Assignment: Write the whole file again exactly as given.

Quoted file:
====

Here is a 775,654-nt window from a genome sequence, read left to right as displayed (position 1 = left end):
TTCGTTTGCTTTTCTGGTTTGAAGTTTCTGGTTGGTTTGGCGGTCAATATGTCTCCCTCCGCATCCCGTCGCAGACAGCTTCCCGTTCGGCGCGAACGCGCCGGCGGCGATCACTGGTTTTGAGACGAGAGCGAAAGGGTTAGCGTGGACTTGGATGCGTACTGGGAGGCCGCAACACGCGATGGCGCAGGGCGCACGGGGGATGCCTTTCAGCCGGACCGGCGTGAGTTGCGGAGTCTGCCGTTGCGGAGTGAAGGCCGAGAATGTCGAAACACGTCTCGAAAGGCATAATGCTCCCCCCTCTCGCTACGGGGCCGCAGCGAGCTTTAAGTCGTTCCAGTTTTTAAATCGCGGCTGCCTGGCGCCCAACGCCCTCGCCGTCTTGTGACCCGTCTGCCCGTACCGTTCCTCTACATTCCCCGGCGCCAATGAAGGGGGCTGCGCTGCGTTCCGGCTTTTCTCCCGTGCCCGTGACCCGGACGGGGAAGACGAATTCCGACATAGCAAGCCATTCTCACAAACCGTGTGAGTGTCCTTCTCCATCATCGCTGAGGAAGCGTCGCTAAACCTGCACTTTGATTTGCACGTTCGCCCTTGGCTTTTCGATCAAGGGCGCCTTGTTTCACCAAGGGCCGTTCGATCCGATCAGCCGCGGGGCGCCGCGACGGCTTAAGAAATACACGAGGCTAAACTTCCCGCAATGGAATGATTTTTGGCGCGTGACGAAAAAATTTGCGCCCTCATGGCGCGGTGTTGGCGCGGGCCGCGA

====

Here is a 775,654-nt window from a genome sequence, read left to right as displayed (position 1 = left end):
TTCGTTTGCTTTTCTGGTTTGAAGTTTCTGGTTGGTTTGGCGGTCAATATGTCTCCCTCCGCATCCCGTCGCAGACAGCTTCCCGTTCGGCGCGAACGCGCCGGCGGCGATCACTGGTTTTGAGACGAGAGCGAAAGGGTTAGCGTGGACTTGGATGCGTACTGGGAGGCCGCAACACGCGATGGCGCAGGGCGCACGGGGGATGCCTTTCAGCCGGACCGGCGTGAGTTGCGGAGTCTGCCGTTGCGGAGTGAAGGCCGAGAATGTCGAAACACGTCTCGAAAGGCATAATGCTCCCCCCTCTCGCTACGGGGCCGCAGCGAGCTTTAAGTCGTTCCAGTTTTTAAATCGCGGCTGCCTGGCGCCCAACGCCCTCGCCGTCTTGTGACCCGTCTGCCCGTACCGTTCCTCTACATTCCCCGGCGCCAATGAAGGGGGCTGCGCTGCGTTCCGGCTTTTCTCCCGTGCCCGTGACCCGGACGGGGAAGACGAATTCCGACATAGCAAGCCATTCTCACAAACCGTGTGAGTGTCCTTCTCCATCATCGCTGAGGAAGCGTCGCTAAACCTGCACTTTGATTTGCACGTTCGCCCTTGGCTTTTCGATCAAGGGCGCCTTGTTTCACCAAGGGCCGTTCGATCCGATCAGCCGCGGGGCGCCGCGACGGCTTAAGAAATACACGAGGCTAAACTTCCCGCAATGGAATGATTTTTGGCGCGTGACGAAAAAATTTGCGCCCTCATGGCGCGGTGTTGGCGCGGGCCGCGA